LONDON: Thousands of people protested in central London on Tuesday against U.S. President Donald Trump’s pomp-laden state visit to Britain, but numbers were well down on the tens of thousands who gathered to oppose his visit last year.
Protesters shouted, banged drums and waved placards at what organizers called a “Carnival of Resistance” in Trafalgar Square while Prime Minister Theresa May was in talks with Trump a short distance away at her residence in Downing Street.
The leader of Britain’s opposition Labour Party, Jeremy Corbyn, was due to address the rally later on Tuesday.
Among Britons, Trump is one of the least-liked foreign leaders, with just 21% of people surveyed by YouGov having a “positive opinion” of him. Among women, that figure fell to 14%.
The tone at the protest was set by a large statue of Trump sitting on a golden lavatory with his trousers around his ankles, while placards read: “Trump stay out! We are quite capable of cocking up our own politics”, “Free Melania!” and “Lock him in the tower”.
“Trump is an ignorant, 70-year-old man who has lived a life of privilege,” said Anna Fenton, 23, a marketing manager from London carrying a sign reading “Ugh, where do I even start?”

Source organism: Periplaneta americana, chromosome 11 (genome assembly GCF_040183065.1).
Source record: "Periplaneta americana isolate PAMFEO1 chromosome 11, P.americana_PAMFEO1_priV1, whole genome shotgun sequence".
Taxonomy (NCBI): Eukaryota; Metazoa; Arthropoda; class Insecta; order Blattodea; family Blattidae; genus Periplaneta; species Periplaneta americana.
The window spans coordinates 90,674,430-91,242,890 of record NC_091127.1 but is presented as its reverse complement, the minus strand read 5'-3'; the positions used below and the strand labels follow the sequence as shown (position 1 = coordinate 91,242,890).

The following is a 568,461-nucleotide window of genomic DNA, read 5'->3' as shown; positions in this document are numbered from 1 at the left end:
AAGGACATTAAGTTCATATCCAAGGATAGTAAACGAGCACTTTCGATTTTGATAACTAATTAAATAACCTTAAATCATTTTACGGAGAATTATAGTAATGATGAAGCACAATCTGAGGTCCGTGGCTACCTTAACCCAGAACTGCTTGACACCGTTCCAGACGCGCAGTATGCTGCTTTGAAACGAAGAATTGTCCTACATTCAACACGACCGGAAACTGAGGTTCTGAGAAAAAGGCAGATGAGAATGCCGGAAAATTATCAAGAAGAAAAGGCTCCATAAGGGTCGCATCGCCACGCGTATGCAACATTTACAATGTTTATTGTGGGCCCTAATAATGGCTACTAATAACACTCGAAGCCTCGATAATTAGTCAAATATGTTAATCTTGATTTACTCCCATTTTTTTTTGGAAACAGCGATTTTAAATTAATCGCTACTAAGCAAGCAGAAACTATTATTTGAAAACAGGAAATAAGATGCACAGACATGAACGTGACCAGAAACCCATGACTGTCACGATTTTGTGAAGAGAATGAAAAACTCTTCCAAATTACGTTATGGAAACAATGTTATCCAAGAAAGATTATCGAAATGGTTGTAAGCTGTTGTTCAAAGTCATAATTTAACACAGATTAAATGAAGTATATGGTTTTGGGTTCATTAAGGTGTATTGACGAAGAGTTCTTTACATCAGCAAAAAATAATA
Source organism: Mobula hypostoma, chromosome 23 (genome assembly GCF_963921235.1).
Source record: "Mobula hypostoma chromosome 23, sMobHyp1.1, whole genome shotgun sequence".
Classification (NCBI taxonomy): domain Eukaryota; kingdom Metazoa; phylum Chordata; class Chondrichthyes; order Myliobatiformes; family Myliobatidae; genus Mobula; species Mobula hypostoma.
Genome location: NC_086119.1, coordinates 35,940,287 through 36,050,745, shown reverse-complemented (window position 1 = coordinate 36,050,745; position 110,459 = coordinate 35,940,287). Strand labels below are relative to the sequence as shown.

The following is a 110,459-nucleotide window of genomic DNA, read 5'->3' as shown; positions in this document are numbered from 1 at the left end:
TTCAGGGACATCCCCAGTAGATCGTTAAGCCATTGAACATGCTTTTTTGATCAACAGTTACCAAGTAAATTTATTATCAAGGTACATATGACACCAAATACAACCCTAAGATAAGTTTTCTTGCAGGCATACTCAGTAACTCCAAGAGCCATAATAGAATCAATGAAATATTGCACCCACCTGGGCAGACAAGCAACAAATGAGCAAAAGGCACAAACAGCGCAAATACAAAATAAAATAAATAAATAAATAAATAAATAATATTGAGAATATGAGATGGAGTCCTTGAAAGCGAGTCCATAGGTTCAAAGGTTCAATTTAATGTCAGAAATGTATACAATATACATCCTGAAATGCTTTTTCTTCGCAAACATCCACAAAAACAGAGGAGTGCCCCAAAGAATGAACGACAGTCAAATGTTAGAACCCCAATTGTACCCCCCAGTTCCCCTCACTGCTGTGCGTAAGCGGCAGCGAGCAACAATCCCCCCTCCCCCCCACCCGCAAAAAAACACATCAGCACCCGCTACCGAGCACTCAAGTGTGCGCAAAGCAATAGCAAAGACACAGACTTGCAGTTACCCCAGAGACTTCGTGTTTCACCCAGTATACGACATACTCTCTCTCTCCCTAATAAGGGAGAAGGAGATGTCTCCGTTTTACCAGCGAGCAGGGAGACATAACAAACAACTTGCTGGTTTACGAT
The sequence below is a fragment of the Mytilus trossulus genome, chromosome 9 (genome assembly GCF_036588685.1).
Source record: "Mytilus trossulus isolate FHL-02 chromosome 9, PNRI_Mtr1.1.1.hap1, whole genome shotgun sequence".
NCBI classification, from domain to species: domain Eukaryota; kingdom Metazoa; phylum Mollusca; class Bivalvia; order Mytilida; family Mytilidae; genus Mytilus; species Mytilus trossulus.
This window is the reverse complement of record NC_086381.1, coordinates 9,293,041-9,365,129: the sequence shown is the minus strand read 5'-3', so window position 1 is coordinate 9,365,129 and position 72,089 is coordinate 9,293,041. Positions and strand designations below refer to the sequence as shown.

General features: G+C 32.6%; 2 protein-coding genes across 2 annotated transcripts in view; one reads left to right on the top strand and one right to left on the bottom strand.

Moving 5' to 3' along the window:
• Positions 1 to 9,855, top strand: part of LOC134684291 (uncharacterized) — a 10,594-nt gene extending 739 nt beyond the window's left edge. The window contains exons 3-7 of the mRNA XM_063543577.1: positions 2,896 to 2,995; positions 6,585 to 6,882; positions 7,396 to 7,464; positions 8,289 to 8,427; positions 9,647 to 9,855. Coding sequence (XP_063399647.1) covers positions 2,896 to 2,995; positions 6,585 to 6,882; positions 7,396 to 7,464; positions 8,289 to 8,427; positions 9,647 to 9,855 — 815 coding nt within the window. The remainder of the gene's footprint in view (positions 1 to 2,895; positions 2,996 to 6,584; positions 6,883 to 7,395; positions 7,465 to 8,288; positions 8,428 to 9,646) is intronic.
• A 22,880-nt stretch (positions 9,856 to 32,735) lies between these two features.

Fenton said she was protesting to show solidarity with “people that Trump’s language and policies have harmed”, including women and lesbian, gay, bisexual and transgender people.
Eleven women dressed in red cloaks and white wimples as characters from Margaret Atwood’s dystopian novel The Handmaid’s Tale stood in silent protest outside the National Gallery.
The crowd, several thousand strong, was well down on the numbers who protested when Trump first visited Britain as president in July 2018.
There were small pockets of support. A few men wearing red caps with “Make America Great Again” walked among the crowd. Trump supporters said the protests against him were an insult to the leader of the United Kingdom’s most powerful ally.
TRUMP BABY BLIMP:
A giant inflatable blimp depicting Trump as a sneering baby in a diaper flew outside the British parliament, remaining airborne as the president held talks with May.
Trump and his wife Melania arrived on Monday for a three-day state visit that included a banquet hosted by Queen Elizabeth at Buckingham Palace on Monday evening.
Corbyn, who turned down an invitation to the banquet, said the protest rally was an “opportunity to stand in solidarity with those he’s attacked in America, around the world and in our own country”.
The protesters have been kept away from Trump, with roads closed around Buckingham Palace and Downing Street.
Trump said he was “loved” in Britain despite the protests. He said he was closer to Britain than any other American leader, citing his mother’s Scottish roots and the two golf courses he owns in the country.
“Tremendous crowds of well wishers and people that love our country,” he said in a tweet on Monday.
“Haven’t seen any protests yet, but I’m sure the Fake News will be working hard to find them. Great love all around.”
Opposition in Britain to Trump’s presidency has been stoked by his ban on travel to the United States from several mainly Muslim countries, his decision to quit a global deal on combating climate change, and his criticism of British politicians such as London Mayor Sadiq Khan.